Emma Penney

Supervisor: Dr. Lucy Collins

School: English, Drama and Film

Class Acts: Working-Class Feminism and the Women’s Movement in Ireland

This thesis sets out to challenge established ideas of literary value by looking at the history of  writing and publishing by women in working-class communities. A series of in-depth interviews with one significant community writer and activist, Cathleen O’Neill, clarified the unique formal  and aesthetic aspects of working-class writing in one community writing group. A working-class  writing archive was established through a collaborative and consultative archival methodology which involved developing meaningful friendships with working-class women involved in  community writing groups in the 1980s. Interviews created new articulations of community  practices and illuminated previously unknown connections with Black feminist writers such as  Audre Lorde. The thesis introduces the term ‘transperipheral feminisms’ to explore this, as well as other various kinds of connections between peripheralised feminist movements.

The autoethnographic element of the research contributed to the cultivation of a class-conscious  collaborative practice-led methodology which could articulate submerged knowledge traditions.  My openness allowed the interviewees and I to share embodied knowledge and to make and validate knowledge claims based on these experiences. In this way autoethnography became a core element in co-creating radical futures and undermining Western research cultures. This core  element then shaped the discourse analysis of academic feminism and of institutional funding frameworks - using the interviews I had conducted with working-class women as an interpretive  tool and new archival text. The final act of the research is the interpretation of a literary archive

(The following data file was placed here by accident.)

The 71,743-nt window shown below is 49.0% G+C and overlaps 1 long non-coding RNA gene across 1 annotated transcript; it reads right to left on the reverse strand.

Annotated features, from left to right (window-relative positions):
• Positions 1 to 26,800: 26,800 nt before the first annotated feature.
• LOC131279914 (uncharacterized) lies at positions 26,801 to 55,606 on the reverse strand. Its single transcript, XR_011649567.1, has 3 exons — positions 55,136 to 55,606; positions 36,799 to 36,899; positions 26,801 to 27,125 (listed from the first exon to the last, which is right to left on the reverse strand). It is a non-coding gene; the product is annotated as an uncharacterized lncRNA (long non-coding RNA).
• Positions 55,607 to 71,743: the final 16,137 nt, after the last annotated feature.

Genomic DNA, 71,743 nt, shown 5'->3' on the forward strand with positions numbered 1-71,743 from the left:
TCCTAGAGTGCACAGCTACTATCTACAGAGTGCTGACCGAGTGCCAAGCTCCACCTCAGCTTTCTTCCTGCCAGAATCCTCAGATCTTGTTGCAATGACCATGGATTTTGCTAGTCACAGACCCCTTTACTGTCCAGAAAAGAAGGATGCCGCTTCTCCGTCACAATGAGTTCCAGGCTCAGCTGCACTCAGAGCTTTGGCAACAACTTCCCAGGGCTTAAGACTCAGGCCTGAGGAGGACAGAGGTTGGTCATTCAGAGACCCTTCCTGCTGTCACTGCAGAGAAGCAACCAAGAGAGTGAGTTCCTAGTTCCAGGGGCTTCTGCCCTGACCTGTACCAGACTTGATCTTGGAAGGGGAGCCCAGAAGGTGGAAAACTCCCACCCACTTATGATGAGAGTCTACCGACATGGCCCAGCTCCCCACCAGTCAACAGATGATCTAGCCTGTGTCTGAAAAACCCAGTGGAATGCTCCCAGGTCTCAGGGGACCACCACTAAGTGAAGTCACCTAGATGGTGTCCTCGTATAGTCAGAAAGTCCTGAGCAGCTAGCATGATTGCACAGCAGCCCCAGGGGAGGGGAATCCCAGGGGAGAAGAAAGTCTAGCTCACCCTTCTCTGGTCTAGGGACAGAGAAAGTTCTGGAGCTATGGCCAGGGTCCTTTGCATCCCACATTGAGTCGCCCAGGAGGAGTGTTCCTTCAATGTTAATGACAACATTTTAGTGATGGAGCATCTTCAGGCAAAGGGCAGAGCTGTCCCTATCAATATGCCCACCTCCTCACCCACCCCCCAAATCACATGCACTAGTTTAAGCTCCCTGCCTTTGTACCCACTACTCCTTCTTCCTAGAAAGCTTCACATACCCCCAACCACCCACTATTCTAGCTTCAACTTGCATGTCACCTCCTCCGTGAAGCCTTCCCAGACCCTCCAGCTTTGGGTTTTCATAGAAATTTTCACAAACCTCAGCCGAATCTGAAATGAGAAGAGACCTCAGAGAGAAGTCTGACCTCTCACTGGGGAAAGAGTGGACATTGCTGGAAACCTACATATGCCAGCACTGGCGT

using analytical tools developed in consultation with working-class women themselves. This extends the novel approach of collaborative archival production which includes record creators in the process of locating and appraising the archive. Ultimately, the thesis gathers together a number of different methodological and theoretical elements in order to make legible the practices of othering of elite institutions and the mobilisation of working-class women’s feminist (WCW/F) praxis in these contexts.

Future Projects:

Dr. Emma Penney  is a GOIPD scholar in the School of English at UCC where she is completing her monograph Social-Class and the Women's Movement in Ireland: A Second look at the Second Wave. She is also a Research Fellow at the UCD School of English, Drama, Film and Creative Writing where she is carrying out an IRC New Foundations project which aims to build a working-class studies field in Ireland. Her work has been published in the Journal of Working-Class Studies, the Journal of International Women's Studies and the Irish University Review. She enjoys listening to other working-class students and academics about their own experiences in higher education and is working to highlight issues affecting working-class students and staff in her own college. She is an elected memeber of the Working-Class Studies Association of America's Steering Committee.